Ángeles Aller, Associate Professor of Spanish
This year I have taken part in a three-month international collaboration project, Transatlantic Educators Dialog, sponsored by the European Union Center at the University of Illinois. Through this program I have been in weekly conversation with educators from countries all over the world, including Turkey, Spain, Colombia, Germany, Moldova, Georgia, Greece, Italy, Estonia and China. Our conversations have centered on common topics and how they are experienced and carried out in different countries. The topics have ranged from evaluation and assessment systems, religion in education, and immigration and rural & urban systems, to international collaboration and intercultural competence. Meeting people from all over the world and sharing conversation with them have been a definite highlight of my year. It has continued to confirm my belief that humanity shares a wealth of common traits.
||Jennifer Brown, Associate Professor of French
Highlights this year have included helping to create an International Women's Day event (at which Lobna Saeed was the keynote speaker), a particularly enthusiastic Jan Term conversation class, and having my article on Julien Gracq's treatment of the Holy Grail accepted in Literature and Theology. But the best thing about this year has been the way this department has made my very steep learning curve on becoming chair seem welcome and natural. I am so very grateful for my colleagues; each one is a highlight, in spirit and in truth.
Frédéric Dugenet, Lecturer in French
Last January, I represented Whitworth by co-hosting a French movie at the Spokane International Film Festival. "Bicyling with Molière" (Alceste à Bicyclette) deals with two actors and lifelong friends who are competing for the same part in a play during the read-through. I asked my French colleague (and also longtime friend) Philippe, from North Idaho College, to co-host the movie with me. To put the audience in the mood, Philippe and I pretended to argue who was best to introduce the movie. For example, to mirror a scene from the movie, we flipped a coin to decide who would start. Because we had rehearsed a great deal and acted it out rather well, the audience was a little confused whether or not we were really antagonistic to each other. We did it on purpose and knew that as the movie would later play, it would become clear it was part of an act. The movie started playing and....no subtitles would display! It was an absolute nightmare: the non-French-speaking audience was about to ask for their money back and leave, thinking they witnessed two immature rude French men! I asked the projectionist whether he could do something, but he had no experience with that kind of problem. Fortunately, Whitworth Professor of English Leonard Oakland was in the audience and said the magic word: the movie needed to be "re-framed." The movie re-started 20 minutes later with the subtitles displayed properly and we did not lose any spectators. As the movie developed, the audience laughed at the parts that were reminiscent of our presentation (notably, the coin-flipping joke). We had a great response during the Q&A and had quite a large audience for a Sunday evening. All is well that ends well!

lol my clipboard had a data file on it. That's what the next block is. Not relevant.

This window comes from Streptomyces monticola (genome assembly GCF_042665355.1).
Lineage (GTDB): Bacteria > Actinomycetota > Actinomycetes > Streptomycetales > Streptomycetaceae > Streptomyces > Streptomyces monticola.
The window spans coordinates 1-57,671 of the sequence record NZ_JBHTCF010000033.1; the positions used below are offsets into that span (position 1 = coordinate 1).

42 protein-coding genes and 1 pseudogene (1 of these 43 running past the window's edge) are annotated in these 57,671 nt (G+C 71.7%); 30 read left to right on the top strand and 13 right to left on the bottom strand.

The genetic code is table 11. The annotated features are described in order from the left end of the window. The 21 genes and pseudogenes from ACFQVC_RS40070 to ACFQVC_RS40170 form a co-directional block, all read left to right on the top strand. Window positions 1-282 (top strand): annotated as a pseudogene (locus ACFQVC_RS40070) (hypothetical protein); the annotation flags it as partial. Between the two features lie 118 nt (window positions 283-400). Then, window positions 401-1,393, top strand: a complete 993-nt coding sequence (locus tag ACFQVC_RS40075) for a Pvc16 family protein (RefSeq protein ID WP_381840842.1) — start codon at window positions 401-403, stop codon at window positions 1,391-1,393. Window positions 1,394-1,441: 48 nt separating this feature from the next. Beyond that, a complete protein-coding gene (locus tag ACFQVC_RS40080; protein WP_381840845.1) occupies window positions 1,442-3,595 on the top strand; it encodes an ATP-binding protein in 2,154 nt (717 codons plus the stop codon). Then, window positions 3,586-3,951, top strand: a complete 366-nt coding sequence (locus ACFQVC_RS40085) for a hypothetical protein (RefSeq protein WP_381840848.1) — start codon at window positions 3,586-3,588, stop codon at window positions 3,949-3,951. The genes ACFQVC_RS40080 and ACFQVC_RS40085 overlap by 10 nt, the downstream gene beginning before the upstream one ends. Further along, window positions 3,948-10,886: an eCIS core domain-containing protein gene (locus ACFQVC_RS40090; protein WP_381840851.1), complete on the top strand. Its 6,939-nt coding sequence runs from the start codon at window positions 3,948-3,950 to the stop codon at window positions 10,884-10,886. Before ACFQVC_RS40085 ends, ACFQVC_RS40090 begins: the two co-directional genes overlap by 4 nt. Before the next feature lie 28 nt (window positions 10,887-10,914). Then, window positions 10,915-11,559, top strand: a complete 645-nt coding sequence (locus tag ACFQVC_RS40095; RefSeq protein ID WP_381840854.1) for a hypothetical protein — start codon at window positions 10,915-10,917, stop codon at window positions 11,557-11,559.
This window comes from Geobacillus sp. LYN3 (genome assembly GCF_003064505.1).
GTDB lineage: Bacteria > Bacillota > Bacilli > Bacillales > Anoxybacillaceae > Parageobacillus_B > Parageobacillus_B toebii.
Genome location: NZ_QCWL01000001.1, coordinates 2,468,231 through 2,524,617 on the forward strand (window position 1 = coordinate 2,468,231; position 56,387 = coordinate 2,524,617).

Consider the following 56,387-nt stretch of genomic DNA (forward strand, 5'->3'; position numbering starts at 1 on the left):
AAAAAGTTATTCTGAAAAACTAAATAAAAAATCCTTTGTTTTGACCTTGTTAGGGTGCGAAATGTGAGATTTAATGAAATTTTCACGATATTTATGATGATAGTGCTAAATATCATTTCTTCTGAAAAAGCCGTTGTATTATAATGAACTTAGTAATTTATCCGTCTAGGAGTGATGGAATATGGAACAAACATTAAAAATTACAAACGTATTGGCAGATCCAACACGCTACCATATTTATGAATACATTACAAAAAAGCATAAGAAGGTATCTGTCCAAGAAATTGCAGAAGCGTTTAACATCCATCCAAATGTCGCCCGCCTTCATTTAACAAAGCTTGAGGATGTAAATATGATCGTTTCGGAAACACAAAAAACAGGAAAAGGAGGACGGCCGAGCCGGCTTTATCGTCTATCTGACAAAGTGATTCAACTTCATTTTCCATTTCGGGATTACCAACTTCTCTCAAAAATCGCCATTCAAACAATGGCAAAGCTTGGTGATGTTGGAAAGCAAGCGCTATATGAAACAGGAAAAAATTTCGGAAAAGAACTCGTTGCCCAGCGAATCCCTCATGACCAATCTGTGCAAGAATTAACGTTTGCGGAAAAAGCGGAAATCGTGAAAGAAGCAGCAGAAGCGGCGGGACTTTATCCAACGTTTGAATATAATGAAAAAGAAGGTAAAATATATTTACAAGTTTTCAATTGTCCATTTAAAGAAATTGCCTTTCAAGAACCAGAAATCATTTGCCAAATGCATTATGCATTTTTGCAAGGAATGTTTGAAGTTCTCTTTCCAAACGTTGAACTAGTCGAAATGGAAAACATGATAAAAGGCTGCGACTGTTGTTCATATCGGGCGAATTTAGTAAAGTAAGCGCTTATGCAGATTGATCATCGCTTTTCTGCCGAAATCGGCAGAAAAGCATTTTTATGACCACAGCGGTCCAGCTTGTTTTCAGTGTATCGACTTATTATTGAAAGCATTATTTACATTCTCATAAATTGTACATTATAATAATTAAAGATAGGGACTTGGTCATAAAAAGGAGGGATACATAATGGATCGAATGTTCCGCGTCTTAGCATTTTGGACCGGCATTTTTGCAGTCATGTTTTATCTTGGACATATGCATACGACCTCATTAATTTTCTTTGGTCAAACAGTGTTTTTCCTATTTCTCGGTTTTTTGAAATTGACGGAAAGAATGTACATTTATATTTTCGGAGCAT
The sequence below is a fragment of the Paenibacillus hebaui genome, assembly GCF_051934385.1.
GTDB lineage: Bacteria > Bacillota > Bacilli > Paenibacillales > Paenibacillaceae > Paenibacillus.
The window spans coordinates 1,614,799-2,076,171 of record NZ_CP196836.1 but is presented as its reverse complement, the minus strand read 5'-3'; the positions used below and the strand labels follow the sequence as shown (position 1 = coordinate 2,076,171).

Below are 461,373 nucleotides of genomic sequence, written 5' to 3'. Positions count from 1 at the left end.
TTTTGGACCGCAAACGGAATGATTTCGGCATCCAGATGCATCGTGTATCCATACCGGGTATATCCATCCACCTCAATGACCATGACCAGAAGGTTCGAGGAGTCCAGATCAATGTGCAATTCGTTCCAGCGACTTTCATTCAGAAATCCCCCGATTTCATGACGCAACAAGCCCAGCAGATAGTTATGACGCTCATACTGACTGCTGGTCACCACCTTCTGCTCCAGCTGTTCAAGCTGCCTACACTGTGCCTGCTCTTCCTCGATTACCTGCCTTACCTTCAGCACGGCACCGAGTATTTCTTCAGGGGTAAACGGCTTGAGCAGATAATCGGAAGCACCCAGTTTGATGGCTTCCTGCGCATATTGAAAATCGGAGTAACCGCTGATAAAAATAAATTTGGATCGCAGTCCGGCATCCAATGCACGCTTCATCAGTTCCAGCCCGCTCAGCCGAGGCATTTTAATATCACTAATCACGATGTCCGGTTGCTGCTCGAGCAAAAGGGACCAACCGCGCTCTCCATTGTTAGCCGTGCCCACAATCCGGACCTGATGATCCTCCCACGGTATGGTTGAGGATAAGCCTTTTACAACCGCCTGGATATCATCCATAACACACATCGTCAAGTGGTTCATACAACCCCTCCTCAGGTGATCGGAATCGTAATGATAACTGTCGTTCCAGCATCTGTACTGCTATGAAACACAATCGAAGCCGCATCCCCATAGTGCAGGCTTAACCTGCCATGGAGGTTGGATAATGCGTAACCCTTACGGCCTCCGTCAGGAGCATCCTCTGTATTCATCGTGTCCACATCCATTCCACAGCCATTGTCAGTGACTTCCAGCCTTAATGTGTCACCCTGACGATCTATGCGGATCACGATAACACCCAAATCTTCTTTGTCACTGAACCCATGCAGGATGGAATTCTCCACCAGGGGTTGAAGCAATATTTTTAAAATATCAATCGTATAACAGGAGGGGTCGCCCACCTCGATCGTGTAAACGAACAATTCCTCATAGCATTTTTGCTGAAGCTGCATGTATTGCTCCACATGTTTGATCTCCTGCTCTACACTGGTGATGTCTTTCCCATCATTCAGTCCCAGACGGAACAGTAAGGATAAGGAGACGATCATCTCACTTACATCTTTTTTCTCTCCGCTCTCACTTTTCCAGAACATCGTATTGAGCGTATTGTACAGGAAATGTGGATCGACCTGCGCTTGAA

Kim Hernández, Instructor of Spanish
This year has been full of new and ongoing highlights in my Whitworth life. In June I will finish a master's degree in Spanish linguistics from the Universidad de Jaén, in Spain (yes, I've been doing homework, too!). I was also privileged to speak at the Unity with Difference theological conference that was held on campus in March. What a rich time to exchange perspectives about God's work of redemption in our world and to recognize that difference is sacred. I continue to be blessed by my work as the coordinating faculty team member for the Central America Study and Service Program (CASP), which has eight students learning, living and serving in Guatemala, Nicaragua and Costa Rica this semester. It is another wonderful semester in my Spanish for Christian Ministry class, and we were excited to share a time of worship in Spanish with our campus community this April with the theme, "new creation in Christ." Finally, one of the biggest highlights of my year is my ongoing role as the faculty mentor for the men's basketball team. As an avid fan of basketball and an even bigger fan of mentoring students, I have enjoyed working with the players and getting to know them personally.
||Katherine Karr-Cornejo, Assistant Professor of Spanish